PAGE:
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TypeScript utility types: Partial and Required

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A first look at the Partial and Required utility types

19 Feb, 2022 · 3 min read

TypeScript comes with several utility types. These are utilities we can use to do type transformations.

This article will look at the Partial and Required types.

To give you a bit more context, you might have written an interface or type that reflects a user object, but in some cases, you want to use only specific fields or change which fields are required from this interface.

And that's precisely where the utility types come in handy, there is a whole set of them, and I'll be going through the most commonly used ones.

The TypeScript Partial utility type

Let's take the following example interface to work with.

interface User {
  firstname: string;
  lastname?: string;
  age: number;
}

As you can see, we made two fields required: firstname and age. The lastname field is optional because we added the ?.

However, what if we have an update where we would allow all of the fields to be optional and valid?

This could, for instance, be if we have a UI where each field will auto-update without knowing the other fields.

Our function for this could be updateUserField, which would accept any user fields.

const updateUserField = (id: number, fieldsToUpdate: Partial<User>) => {
  return db.update(id, fieldsToUpdate);
};

And we can now use this to update each field individually without needing the other ones to be set.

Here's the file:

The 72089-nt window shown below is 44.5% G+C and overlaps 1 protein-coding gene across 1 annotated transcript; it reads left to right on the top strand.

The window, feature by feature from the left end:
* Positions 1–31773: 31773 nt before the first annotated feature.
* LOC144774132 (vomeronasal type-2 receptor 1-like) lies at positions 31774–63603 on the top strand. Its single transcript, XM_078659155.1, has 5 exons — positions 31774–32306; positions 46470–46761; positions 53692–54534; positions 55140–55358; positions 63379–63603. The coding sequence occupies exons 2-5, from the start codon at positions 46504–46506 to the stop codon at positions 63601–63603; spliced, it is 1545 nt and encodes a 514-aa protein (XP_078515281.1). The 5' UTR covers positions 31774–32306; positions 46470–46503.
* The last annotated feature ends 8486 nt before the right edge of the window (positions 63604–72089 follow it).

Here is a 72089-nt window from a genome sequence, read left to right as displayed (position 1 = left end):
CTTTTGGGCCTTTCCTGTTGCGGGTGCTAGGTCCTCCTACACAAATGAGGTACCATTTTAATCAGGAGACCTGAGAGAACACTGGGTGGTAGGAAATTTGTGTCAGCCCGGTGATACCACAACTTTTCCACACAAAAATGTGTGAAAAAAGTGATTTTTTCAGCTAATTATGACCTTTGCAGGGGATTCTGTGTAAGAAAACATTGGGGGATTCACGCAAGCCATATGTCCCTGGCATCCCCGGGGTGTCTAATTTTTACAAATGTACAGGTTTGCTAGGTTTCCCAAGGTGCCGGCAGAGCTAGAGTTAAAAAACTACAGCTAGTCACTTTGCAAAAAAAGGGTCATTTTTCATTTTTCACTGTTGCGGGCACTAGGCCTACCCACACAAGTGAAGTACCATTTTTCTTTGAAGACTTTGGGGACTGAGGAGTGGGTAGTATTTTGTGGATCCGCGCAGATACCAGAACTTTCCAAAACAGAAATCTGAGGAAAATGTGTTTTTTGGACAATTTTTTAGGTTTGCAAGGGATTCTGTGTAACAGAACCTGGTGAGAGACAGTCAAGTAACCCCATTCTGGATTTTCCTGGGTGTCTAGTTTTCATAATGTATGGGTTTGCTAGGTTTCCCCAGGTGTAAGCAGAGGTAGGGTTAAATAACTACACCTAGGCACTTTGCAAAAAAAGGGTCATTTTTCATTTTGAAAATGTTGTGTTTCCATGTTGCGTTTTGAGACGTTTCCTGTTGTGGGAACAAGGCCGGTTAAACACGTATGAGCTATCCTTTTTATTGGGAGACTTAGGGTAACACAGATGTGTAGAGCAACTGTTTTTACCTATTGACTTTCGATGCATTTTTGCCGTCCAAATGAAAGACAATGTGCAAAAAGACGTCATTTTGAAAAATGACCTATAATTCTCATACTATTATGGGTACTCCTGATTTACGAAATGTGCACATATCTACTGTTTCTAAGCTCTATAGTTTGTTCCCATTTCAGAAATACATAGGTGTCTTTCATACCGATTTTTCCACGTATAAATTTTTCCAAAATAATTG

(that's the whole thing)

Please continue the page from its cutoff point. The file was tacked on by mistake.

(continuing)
updateUserField(1, {
  firstname: 'Chris',
});
updateUserField(1, {
  age: 32,
});

This is now a valid code. However, if you would remove the Partial utility, you would see it throws some TypeScript errors about the missing fields.

TypeScript missing fields error

The TypeScript Required utility type

On the other hand, there might be cases where you expect the value to be set.

Let's look at our user example again. By default, you might have an object where the ID is not required since we don't know it yet, but once the user is created, we could set it to be required.

interface User {
  id?: number;
  firstname: string;
  lastname: string;
}

We can use this User interface without specifying the ID when creating the user.

But when we want to update the user, we want to ensure the ID is set.

const updateUser = (user: Required<User>) => {
  db.update(user);
};

updateUser({
  id: 12,
  firstname: 'Chris',
  lastname: 'Bongers',
});

Because of the Required type, every field in the User interface is now required.

A cool thing with TypeScript utility types is that you can also mix and match them.

In a different article, we'll look at how we can only make specific fields required or optional by leveraging some other utility types.

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